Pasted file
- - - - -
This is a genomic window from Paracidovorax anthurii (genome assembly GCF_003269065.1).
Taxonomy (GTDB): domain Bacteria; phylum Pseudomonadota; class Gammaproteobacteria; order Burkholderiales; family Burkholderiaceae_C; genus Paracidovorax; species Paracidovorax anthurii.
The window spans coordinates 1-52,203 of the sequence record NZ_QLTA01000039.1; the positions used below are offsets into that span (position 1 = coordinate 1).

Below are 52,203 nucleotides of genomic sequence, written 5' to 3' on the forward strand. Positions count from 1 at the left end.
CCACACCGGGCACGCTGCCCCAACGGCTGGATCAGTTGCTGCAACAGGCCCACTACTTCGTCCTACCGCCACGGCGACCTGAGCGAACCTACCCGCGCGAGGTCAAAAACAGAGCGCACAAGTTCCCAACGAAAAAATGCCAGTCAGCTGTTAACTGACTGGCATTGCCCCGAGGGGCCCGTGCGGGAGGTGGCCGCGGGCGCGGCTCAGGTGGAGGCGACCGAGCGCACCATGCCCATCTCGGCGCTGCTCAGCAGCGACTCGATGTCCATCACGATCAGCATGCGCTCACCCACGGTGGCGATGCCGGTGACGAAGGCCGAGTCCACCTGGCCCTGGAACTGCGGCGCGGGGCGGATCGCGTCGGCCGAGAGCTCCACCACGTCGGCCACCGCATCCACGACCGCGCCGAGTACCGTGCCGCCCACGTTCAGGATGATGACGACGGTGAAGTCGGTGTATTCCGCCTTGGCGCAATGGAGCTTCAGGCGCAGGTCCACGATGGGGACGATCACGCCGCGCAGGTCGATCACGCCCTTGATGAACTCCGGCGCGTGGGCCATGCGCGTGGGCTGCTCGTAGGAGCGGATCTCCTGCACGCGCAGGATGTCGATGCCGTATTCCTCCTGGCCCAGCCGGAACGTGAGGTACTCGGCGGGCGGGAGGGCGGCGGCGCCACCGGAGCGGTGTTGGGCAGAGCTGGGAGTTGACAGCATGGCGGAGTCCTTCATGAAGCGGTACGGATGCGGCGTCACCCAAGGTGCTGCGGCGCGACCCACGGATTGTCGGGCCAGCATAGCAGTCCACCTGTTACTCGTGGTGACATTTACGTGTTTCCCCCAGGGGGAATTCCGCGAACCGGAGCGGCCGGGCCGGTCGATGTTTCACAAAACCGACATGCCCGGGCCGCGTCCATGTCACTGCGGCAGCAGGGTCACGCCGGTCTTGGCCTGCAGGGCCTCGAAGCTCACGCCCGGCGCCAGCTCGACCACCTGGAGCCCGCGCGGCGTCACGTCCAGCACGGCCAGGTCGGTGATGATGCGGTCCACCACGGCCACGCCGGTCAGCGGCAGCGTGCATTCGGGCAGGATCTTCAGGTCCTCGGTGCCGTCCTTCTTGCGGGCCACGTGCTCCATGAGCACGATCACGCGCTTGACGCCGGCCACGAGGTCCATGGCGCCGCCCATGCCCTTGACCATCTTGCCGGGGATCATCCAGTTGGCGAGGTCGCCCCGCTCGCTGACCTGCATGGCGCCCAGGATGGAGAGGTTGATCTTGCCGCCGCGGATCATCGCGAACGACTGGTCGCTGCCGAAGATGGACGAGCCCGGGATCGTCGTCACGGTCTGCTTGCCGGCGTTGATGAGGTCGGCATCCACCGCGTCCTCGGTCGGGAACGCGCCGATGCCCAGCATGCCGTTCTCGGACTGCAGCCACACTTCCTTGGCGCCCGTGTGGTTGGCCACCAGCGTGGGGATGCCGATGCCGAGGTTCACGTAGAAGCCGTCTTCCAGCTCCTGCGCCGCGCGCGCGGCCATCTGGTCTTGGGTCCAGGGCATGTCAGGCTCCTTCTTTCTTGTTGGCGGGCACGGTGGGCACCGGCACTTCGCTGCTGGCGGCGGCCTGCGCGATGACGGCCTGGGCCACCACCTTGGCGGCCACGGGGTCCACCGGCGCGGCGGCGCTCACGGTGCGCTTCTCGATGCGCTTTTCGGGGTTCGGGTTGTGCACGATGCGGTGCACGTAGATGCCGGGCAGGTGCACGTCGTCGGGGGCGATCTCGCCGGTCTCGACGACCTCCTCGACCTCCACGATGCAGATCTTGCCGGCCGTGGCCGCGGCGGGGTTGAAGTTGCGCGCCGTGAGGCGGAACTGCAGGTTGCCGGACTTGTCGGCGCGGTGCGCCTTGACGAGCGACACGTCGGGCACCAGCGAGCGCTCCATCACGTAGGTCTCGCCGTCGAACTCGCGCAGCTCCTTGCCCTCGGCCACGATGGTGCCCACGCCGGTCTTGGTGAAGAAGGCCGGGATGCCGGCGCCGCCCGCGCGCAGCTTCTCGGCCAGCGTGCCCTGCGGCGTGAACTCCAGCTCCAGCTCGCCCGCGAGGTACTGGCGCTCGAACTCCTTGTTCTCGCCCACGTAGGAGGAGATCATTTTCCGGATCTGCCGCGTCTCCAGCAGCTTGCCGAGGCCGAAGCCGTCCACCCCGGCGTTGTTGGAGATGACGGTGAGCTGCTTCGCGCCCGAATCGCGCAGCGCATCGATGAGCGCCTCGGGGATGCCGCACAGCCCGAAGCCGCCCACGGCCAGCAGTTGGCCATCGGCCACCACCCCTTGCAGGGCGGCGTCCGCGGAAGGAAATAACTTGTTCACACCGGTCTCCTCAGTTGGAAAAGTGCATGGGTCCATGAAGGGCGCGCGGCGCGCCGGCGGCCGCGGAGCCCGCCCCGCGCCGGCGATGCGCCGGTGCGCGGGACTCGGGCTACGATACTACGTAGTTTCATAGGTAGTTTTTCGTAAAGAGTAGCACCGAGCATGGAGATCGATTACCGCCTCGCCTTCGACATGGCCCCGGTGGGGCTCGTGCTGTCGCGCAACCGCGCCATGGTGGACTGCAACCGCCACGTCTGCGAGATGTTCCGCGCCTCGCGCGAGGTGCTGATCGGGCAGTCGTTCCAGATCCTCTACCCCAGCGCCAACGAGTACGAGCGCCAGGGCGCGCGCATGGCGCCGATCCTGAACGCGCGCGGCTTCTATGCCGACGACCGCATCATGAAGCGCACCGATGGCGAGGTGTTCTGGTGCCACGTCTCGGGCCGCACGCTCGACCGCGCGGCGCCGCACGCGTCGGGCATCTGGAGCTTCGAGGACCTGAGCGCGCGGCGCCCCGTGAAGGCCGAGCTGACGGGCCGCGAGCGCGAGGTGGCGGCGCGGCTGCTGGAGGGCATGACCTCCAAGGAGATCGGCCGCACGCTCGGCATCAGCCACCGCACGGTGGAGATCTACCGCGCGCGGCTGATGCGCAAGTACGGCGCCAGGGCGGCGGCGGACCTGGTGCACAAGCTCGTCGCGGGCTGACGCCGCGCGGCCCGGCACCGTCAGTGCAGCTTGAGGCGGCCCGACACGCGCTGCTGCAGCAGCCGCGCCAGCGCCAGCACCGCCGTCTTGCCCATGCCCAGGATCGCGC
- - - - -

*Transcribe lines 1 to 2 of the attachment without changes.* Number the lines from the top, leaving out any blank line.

This is a genomic window from Paracidovorax anthurii (genome assembly GCF_003269065.1).
Taxonomy (GTDB): domain Bacteria; phylum Pseudomonadota; class Gammaproteobacteria; order Burkholderiales; family Burkholderiaceae_C; genus Paracidovorax; species Paracidovorax anthurii.